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They will almost certainly offer you an incentive to stay. Work out now dispassionately exactly what it would take in terms of raise, promotion, responsibility or other changes.

If it's a simple matter of a pay rise then ask for it. Right now. Don't give any ultimatums, don't say what you will or won't do, don't explain the reason. Just ask for what you need to stay. You probably wont get it - that's fine. Just resign when your job offer arrives. Now it's pointless them asking 'Is there anything we can do?' - you already asked, they said no.

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It's admirable that you're thinking of the welfare of your company and I can see how you would be wary of it impacting on your future career prospects but I believe you're actually in a strong position.

The biggest concern is in future recommendations. Most companies will be looking for confirmation that you did work for company X, that you were in position Y when you left and that you weren't sacked. Beyond that, the reference isn't all that important.

With that in mind, you need to think about what you want to do. Do you actually -want- to leave, or would you be happy to stay if things changed?

If the latter, it might be worth trying to rectify the situation. Your boss will (prbably) not want you to leave as it'll leave them short of resource and experience, plus look awfully bad on -their- record.

Go to them and lay your cards on the table. The best, and most professional, approach is to say "Our work relationship isn't good and it's got to the point where I'm looking to leave. We need to work out a compromise solution or I'm handing in my notice."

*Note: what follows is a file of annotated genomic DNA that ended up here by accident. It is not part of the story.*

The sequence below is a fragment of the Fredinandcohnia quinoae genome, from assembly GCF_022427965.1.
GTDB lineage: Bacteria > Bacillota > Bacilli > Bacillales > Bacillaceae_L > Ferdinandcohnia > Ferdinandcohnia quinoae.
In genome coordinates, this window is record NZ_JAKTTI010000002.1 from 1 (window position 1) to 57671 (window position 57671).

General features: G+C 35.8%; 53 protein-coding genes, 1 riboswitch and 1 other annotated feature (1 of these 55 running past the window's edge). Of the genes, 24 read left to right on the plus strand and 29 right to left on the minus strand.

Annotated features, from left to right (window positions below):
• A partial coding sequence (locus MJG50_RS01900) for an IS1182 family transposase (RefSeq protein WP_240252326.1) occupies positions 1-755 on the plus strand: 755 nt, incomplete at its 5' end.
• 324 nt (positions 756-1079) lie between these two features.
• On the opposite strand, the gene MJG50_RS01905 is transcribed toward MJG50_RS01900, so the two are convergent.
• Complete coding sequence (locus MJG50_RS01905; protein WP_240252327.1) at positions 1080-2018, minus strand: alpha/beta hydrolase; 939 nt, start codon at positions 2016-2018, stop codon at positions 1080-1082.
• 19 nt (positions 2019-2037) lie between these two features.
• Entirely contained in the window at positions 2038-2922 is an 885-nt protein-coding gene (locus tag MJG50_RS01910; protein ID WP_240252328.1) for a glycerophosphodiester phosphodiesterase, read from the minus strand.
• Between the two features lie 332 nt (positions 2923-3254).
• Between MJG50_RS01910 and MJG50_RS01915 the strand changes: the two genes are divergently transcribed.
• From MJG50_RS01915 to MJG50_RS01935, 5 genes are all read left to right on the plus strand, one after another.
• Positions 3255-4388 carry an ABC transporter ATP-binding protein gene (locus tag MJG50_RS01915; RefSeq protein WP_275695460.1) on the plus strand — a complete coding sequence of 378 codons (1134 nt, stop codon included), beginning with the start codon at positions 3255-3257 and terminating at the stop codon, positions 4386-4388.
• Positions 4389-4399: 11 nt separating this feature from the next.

Give your boss time to handle this as some people, especially those who're lacking in experience and/or confidence, find it difficult to admit that they've made a mistake.

Whilst it's common practice for bosses to define what they expect from their employees, it's equally valid for employees to have requirements, too.

Bear in mind that the worst that can happen is that you change job. In today's climate, you should be expecting to change job occasionally, anyway. It's not always a pleasant experience but it's the way things are today.

You have power in this situation, don't be afraid to use it.

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I completely understand the conflict you have here; even given the troubles with your boss, you undoubtedly have some personal connection to the company and to the work, and don't want to see it fall apart.

If you're not able to negotiate a longer resignation period (or don't want to), and if your new company permits and it doesn't create a conflict of interest, you could consider offering to do some consulting to train whomever they find to replace you - come on on a Saturday, something that wouldn't interfere with your present position but would both make it easier on your current company and make you some extra money on the side. Alternately, you could also offer to do a small amount of project work on the side until they find someone and bring them up to speed, again assuming it doesn't create a conflict of interest.

Either way, be very careful in offering this - both in ensuring that it won't cause a conflict of interest at your new position, and in ensuring your boss understands the limits of the consultancy, in terms of time and in terms of scope. You may not want to offer it right away, as you will not fully understand the culture of the new company you're working for.